Updated: March 14, 2022 09:07 IS
By John Solomou
Nicosia [Cyprus] March 14 (ANI): Russia’s invasion of Ukraine has put several states in the Middle East in a very difficult position. On the one hand, they cannot openly condone the aggression and invasion of an independent country by a powerful neighbor, so they must speak out against it (without angering Moscow), and on the other hand, they do not want to jeopardize their mutually beneficial relationship with Russia by imposing sanctions .
So these countries are performing the delicate balancing act of verbally condemning the invasion while refraining from joining the economic and other sanctions imposed by the West on Moscow.
With the exception of Syria and Iran – which supported Russia or blamed NATO for the war – almost all Middle Eastern countries have opposed the United States, the European Union, Canada and the West in general on the issue of imposing sanctions Russia has disappointed and has so far resisted calls to increase oil and gas production to ease the problems Europe is currently facing.
Finland, Latvia, Estonia, Bulgaria, Slovakia, Croatia and the Czech Republic sourced more than two-thirds of their gas from Russia in 2020, while Germany, Austria, Greece, Italy, Lithuania, Poland, Hungary and Slovenia, according to influential journalism firm Politico sourced more than 40 percent of their gas from Russia.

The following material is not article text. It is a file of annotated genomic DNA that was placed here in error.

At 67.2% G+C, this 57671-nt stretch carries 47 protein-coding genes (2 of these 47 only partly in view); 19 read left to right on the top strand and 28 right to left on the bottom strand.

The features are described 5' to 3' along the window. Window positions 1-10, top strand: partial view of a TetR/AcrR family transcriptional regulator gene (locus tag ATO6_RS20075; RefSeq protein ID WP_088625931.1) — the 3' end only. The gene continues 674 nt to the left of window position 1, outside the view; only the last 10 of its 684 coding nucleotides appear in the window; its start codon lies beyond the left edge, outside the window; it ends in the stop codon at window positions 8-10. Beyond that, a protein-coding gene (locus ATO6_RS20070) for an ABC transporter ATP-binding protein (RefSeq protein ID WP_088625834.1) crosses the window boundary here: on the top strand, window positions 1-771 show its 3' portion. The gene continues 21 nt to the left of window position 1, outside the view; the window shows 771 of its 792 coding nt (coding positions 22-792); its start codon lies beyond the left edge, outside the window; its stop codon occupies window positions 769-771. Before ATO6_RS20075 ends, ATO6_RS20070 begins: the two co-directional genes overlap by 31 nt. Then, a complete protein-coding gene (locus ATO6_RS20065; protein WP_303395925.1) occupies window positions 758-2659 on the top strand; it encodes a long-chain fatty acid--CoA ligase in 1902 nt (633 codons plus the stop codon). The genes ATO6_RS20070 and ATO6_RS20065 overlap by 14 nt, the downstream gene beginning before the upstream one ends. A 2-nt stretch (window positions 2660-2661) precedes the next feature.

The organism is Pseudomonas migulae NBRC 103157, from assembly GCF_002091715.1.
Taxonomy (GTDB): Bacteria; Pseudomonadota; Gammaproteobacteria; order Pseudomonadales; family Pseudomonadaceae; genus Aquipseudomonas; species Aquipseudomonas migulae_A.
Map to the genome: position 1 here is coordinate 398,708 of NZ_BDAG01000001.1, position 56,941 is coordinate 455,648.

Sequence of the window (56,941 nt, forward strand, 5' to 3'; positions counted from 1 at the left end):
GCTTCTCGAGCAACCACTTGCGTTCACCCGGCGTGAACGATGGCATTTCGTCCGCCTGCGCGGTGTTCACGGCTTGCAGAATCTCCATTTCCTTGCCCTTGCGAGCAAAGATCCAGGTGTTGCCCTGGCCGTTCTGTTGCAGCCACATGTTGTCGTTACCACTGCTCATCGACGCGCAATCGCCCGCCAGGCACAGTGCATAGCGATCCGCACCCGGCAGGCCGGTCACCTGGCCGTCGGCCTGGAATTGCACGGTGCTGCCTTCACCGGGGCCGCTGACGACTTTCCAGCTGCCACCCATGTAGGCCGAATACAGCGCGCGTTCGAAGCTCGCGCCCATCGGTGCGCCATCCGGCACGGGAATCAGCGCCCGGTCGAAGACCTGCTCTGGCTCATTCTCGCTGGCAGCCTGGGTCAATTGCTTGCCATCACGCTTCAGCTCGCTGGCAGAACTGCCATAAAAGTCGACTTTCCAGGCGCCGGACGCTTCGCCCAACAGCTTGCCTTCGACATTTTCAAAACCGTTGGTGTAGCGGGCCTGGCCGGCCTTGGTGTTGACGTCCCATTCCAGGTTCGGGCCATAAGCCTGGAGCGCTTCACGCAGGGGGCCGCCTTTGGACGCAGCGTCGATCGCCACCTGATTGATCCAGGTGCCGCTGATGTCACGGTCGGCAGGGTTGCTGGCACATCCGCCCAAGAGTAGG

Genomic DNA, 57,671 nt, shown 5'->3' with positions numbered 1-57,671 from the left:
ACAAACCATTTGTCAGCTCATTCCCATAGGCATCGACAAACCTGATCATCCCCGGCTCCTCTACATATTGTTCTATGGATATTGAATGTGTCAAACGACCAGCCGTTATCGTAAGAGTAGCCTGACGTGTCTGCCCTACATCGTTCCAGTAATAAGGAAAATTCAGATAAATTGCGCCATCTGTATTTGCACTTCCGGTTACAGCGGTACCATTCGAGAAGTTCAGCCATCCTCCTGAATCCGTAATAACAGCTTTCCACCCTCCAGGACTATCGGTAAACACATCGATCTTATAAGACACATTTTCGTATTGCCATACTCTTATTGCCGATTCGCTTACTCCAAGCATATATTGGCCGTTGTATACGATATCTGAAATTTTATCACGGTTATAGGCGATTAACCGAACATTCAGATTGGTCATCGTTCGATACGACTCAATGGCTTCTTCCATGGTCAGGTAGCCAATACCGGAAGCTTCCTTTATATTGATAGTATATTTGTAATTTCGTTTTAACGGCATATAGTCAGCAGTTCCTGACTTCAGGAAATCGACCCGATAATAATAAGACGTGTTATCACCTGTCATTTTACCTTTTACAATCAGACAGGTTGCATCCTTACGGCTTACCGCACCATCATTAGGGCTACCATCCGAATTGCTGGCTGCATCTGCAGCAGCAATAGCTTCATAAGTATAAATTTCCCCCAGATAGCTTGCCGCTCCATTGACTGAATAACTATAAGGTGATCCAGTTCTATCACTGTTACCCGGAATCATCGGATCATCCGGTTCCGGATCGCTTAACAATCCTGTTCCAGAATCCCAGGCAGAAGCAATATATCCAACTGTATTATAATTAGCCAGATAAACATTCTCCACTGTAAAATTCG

If Russia cuts gas supplies in retaliation for US and European Union sanctions, all of the above countries will face an enormous energy problem at a time when oil prices are at their highest levels in more than a decade to have .
So Washington and Brussels turned their attention to the United Arab Emirates, Qatar and Saudi Arabia, hoping that those countries and the Organization of the Petroleum Producing Countries (OPEC) as a whole would significantly increase production to meet and sustain Europe’s energy shortages Keep an eye on rising energy prices.
They expected a surprise. OPEC+ countries, including the UAE, Saudi Arabia and Qatar, have refused to increase production and decided to stick to a deal previously agreed between member states.
Although the UAE is widely regarded as a pro-Western Gulf state, it cooperates closely with Russia, particularly within the framework of OPEC+, which includes Russia alongside the traditional members.
Yousef Al Otaiba, Ambassador of the United Arab Emirates in Washington, said a few days ago that Abu Dhabi supports increases in production. However, Suhail Al Mazrouei, the country’s energy minister, later corrected this statement, stressing that the UAE is committed to the OPEC+ deal and its production adjustment mechanism.
In a surprising balancing act, the UAE abstained on February 25 at the UN Security Council on a resolution condemning Russia’s invasion of Ukraine, while the UAE voted at the UN General Assembly on March 2 for a non-binding and largely symbolic resolution in which Moscow is being asked to withdraw its troops from Ukraine immediately.